I didn’t plan to have four days of Summer Solstice, not intentionally… but it was one of the most fantastic and exhausting weekends.
Friday night, Lugaid and I went on a fancy date to our conservation authority’s Summer Solstice dinner and night hike. It was a small group, and we helped prepare the tapas menu, then went outside with cocktails while the chefs finished cooking. Other than the lecture about how Summer Solstice used to be celebrated back in the day, but isn’t now (other than in Sweden, apparently), the dinner portion of the evening was fantastic. We toasted to the Sun at dinner! The night hike was even better — we walked through Purple Woods, learned about all sorts of animals, then emerged from the woods into a meadow filled with fireflies. I can’t even describe it, other than magical. Through the meadow we walked, to the stone circle they were building for their outdoor classroom, where we were given star charts to explore the skies. I learned that a constellation I had named Apatosaur was actually Hercules. We ended the night with sparklers — and the organizer, who is familiar with us and our Grove, said to me, “When’s the last time you’ve held a sparkler?” and I, sheepishly, replied, “Last Summer Solstice…” to which she laughed, saying “Well, you’re into this kind of stuff!”
After arriving home late from dinner, we set our alarm for 5AM, to rise up for the sunrise on the Solstice itself. We sat out on the front porch, greeted the dawn, and made a sunwheel. Using circular weaving on an embroidery hoop, our sunwheel was crafted fairly quickly. At the moment of the Solstice, we faced the sun and gave it praise, using a traditional prayer from the Carmina Gadelica.
Greetings to you, sun of the seasons, as you travel the skies on high,
With your strong steps on the wing of the heights; you are the happy mother of the stars.
You sink down in the perilous ocean without harm and without hurt,
You rise up on the quiet wave like a young queen in flower.
Lugaid wanted to make a fancy breakfast, so we walked to the store to get some ingredients, so he could make poached eggs with hollandaise over asparagus, with bacon, and a baguette dipped in olive oil.
We then went out to buy some plants for our Nature Spirits shrine — thyme and some fancy little groundcover — before I had to interrupt my lovely Solstice day with going to work. And then, the rest of the day was spent in preparation for the Grove’s rite the next day.
Summer Solstice is our Grove’s birthday — our first public rite was held at the Solstice twelve years ago, so at our birthday we bring offering to the Gods of the Grove. Using partial text from the Grove’s Lorica, Lugaid presented the offerings with this prayer:
I bring offering to the Gods of Dancing Lights Grove, from the Folk:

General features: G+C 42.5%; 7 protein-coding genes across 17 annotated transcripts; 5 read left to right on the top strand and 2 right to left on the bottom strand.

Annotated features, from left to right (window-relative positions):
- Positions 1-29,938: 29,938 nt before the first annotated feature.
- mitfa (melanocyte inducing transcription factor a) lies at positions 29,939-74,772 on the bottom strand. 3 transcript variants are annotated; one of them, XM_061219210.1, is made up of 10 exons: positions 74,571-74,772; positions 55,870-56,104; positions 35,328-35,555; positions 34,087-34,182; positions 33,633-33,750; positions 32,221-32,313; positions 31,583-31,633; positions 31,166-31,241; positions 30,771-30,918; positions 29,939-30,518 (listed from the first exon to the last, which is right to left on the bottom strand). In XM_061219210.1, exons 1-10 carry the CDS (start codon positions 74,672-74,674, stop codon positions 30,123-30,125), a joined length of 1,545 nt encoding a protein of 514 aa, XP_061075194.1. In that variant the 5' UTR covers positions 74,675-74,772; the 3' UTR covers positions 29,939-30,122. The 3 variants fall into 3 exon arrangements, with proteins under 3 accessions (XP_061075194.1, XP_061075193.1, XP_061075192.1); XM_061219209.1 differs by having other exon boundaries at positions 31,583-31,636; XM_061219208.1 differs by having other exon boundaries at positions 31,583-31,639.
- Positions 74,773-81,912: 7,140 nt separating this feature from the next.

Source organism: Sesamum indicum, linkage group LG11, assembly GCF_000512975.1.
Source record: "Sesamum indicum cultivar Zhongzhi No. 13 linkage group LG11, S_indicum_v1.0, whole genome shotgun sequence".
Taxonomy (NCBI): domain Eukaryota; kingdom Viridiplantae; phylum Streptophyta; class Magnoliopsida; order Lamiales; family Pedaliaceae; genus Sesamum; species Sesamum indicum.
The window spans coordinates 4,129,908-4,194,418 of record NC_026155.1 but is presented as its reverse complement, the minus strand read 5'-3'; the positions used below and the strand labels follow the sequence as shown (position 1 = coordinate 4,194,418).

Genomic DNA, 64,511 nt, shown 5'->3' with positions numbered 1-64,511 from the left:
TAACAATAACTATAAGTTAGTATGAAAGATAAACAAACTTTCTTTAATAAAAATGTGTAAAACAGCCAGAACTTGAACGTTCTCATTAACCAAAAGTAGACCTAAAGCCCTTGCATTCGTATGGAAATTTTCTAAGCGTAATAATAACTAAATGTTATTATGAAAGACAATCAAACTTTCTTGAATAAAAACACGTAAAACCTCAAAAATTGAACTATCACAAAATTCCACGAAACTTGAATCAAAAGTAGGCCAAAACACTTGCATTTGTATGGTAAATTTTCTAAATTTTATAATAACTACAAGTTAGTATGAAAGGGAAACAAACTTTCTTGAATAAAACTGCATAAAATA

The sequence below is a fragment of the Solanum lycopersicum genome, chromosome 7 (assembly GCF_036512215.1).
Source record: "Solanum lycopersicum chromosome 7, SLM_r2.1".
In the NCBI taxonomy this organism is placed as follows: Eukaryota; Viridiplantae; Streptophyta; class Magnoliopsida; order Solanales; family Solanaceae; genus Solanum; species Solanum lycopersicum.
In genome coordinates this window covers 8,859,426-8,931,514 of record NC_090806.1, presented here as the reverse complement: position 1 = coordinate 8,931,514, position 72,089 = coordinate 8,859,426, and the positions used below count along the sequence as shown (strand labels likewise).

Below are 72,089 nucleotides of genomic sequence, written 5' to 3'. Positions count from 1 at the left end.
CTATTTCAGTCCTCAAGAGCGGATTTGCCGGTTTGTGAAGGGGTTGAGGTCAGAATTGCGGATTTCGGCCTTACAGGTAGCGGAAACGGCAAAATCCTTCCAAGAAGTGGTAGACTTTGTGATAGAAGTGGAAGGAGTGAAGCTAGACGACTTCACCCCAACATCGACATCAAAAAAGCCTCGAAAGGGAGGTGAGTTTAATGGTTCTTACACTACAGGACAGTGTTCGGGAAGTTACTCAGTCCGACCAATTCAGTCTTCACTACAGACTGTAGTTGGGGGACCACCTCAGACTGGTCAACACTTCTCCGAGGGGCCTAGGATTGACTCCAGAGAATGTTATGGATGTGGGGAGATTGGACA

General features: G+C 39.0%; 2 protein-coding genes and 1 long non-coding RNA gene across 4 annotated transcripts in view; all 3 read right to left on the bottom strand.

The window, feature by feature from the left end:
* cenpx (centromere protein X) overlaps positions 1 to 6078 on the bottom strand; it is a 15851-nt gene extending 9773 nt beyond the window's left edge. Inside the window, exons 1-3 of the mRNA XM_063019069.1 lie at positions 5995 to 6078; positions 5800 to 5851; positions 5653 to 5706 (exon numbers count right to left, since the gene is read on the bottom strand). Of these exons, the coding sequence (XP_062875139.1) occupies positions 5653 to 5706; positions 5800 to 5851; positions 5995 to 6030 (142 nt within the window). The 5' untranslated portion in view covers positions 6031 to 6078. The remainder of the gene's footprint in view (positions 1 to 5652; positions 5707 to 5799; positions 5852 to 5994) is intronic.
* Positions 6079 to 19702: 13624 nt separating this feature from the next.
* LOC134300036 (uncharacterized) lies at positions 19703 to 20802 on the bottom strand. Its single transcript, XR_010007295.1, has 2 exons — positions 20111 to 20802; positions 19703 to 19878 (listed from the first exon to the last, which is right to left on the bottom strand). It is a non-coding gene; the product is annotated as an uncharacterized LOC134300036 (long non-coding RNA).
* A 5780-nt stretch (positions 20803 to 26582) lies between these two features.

First, to the Earth Mother, who bore us:
We thank you for upholding and sustaining our rites.
To Brighid, who inspires us:
We thank you for your bright flame on our hearth.
To Lugh, who protects us:
We thank you for the swiftness of your spear.
To An Dagda, who teaches us:
We thank you for the depths of your cauldron.
To An Cailleach, who tempers us:
We thank you for the starkness of the stones.
And to Manannán mac Lir, who guides us:
We thank you for the pathways through the mists.
For all this and more, Gods of the Grove, we pour out this offering to you.
Gods of the Grove, accept our offering!
At the Solstice, we also pay our rent to Manannán mac Lir, as he is our Gatekeeper throughout the year. A couple of years ago, we began to ask Lugh to guard the Gates at the Solstice; as he is Manannán’s foster-son (and the Master of All Skills), it stands to reason that he would have the same or similar abilities, and would be willing to join us in honouring his foster-father on this day. We collected the traditional offerings of rushes and yellow flowers, and presented them to him in a canopy we had set aside as a large shrine to him. The ritual went so incredibly well, and we received the Otter (from the Druid Animal Oracle) as our omen, bringing with it the gifts of joy and playfulness and wisdom. After the rite, people were invited to spend private time in the shrine with Manannán.
The next day, Monday, we took our offerings of flowers down to a special tree at the shore of Lake Ontario. We have been taking our offerings there for about five years now, when we decided that our offerings for Manannán should go to the closest thing we have to the sea. There, we found a tree that sits out in the water, and it was very clearly his. Last year, we developed a pilgrimage — a 7 km walk along the creek to this tree, with prayers along the way. This walk is both meditative and joyful, and this year seven people made the journey with three more joining us at the tree.
My most favourite part of this walk is the final approach, and reaching the point where you can hear the waves on the shore. This year, when we reached that point, we saw swans in the lake — two swans, and three herons. We stood amongst the rocks with the waves at our feet and made our offerings there, and felt the mist rise up from the lake bringing with it the absolute overwhelming presence of Manannán mac Lir.